Home » russia » The Confusing Formulations of the #Kremlin’s Pseudo-#Referendum on #Crimea

The Confusing Formulations of the #Kremlin’s Pseudo-#Referendum on #Crimea

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One of the various strange aspects of the 2014 “referendum” on Crimea (that I have not seen discussed yet) was that the alternative option to the peninsula’s “re-unification” with the Russian Federation, i.e. the other option of a return to Crimea’s constitution of 1992 offered in the second question, was left ambivalent. Not only was there no possibility to vote for the status quo. The “referendum’s” second option did not specify which of the two 1992 editions of that year’s constitution it referred to: the May or the September version? Compare just the first article of both versions:

May 1992:

Статья 1

1. Республика Крым является правовым, демократическим государством. На своей территории Республика обладает верховным правом в отношении природных богатств, материальных, культурных и духовных ценностей, осуществляет свои суверенные права и всю полноту власти на данной территории.

2. Республика в лице ее государственных органов и должностных лиц осуществляет на своей территории все полномочия за исключением тех, которые она добровольно делегирует Украине.

3. Компетенция Республики Крым устанавливается Конституционным Законом Республики.

September 1992:

Статья 1

1. Республика Крым является правовым, демократическим, светским государством в составе Украины.

2. Республика Крым в лице ее государственных органов и должностных лиц осуществляет на своей территории все полномочия, кроме тех, которые составляют исключительную компетенцию органов государственной власти Украины.

3. Компетенция Республики Крым устанавливается Конституцией Республики Крым и Законом Украины «О разграничении полномочий между органами государственной власти Украины и Республики Крым».

Yet, the second question in the 2014 “referendum” merely asked: “Вы за восстановление действия Конституции Республики Крым 1992 года и за статус Крыма как части Украины?” The voters would not know to which of the two 1992 texts of the constitution this question actually referred. They had thus only the choice to vote for a sure option (i.e. incorporation into Russia), or for an unclear option (i.e. another unspecified constitution).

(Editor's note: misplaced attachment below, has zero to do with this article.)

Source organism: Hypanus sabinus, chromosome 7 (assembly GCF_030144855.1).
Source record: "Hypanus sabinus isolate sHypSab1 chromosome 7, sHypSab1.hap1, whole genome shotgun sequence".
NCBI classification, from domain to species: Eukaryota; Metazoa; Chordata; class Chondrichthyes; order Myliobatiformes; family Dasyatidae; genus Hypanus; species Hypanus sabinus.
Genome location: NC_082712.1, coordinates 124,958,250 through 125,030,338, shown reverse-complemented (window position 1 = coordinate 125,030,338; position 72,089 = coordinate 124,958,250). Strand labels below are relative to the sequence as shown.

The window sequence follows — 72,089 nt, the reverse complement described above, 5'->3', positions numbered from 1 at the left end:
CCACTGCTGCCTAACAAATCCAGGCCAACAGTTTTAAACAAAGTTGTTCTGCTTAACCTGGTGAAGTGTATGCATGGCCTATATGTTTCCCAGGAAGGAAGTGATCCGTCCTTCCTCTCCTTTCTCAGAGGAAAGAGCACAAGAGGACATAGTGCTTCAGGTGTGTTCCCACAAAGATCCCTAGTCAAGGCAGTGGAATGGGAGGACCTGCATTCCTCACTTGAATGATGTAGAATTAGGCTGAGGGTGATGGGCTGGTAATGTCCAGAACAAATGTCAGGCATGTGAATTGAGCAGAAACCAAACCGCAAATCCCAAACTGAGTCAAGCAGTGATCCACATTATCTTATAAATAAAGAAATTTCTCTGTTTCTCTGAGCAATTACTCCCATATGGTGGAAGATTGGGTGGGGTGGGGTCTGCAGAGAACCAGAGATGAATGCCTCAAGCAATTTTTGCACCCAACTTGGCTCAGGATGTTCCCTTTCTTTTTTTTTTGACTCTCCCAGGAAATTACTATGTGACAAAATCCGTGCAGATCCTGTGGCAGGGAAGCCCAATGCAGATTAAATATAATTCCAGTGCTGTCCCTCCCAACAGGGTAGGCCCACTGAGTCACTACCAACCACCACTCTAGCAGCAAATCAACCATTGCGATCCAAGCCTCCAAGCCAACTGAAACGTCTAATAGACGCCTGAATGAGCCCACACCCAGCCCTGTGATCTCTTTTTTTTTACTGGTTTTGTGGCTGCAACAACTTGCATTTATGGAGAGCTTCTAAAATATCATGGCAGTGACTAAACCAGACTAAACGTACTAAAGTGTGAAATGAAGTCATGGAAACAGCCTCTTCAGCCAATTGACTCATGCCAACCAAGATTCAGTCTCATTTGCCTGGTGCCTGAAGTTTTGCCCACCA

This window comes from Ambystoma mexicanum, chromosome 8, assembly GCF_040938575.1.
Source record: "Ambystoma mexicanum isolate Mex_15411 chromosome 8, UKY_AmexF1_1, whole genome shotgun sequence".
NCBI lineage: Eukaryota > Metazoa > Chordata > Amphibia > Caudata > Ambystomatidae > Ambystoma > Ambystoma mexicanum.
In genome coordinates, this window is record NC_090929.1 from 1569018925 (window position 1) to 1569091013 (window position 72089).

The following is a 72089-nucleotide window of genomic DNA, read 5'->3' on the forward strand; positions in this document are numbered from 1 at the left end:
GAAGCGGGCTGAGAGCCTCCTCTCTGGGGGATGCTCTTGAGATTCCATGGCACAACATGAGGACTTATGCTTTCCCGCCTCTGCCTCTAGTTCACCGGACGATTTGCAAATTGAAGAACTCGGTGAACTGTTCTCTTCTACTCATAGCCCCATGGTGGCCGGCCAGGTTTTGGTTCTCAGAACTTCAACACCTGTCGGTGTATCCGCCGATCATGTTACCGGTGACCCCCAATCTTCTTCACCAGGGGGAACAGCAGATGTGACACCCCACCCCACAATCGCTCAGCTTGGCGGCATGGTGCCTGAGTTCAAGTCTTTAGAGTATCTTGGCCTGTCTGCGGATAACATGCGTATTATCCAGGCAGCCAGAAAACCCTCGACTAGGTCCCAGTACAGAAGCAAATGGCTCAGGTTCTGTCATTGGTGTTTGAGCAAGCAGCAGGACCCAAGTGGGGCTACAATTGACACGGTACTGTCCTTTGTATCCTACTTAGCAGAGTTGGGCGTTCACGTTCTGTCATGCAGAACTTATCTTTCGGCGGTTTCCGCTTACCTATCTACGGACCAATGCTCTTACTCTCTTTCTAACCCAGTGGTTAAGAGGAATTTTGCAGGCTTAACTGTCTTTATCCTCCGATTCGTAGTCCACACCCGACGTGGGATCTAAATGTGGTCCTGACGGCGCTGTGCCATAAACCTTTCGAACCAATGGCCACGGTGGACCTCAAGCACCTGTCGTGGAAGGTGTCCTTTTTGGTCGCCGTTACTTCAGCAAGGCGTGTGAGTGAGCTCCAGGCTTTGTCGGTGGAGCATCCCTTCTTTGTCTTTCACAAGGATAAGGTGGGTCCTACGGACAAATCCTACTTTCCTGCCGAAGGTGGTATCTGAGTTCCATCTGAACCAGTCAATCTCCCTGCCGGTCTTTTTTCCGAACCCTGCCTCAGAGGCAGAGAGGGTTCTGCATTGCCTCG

A more obvious critique is that the question that won the “referendum” told a lie: “Вы за воссоединение Крыма с Россией на правах субъекта Российской Федерации?” Crimea could not be “re-united” with Russia, because it never was a part of “Russia” in any way different than much of the rest of Ukraine did belong to “Russia.” Arguably, there was indeed no “Russia” before 1991. There were only the Tsarist empire (including today Russia, Ukraine, Finland, Poland etc.) and the Soviet Union – to which both Crimea and most of mainland Ukraine once belonged. Almost all of the territory of today’s Ukrainian state – and not only Crimea – had been a constituent part of the “Russia” that the first question in the 2014 Crimea “referendum” referred to. Crimea remained after 1991 united with a part of that state it had before belonged to, i.e. it remained united with the Ukrainian territory of the Romanov and Bolshevik empires (to which it was and is geologically attached to, in any way). As there was thus no separation – there could also be no “re-unification.”


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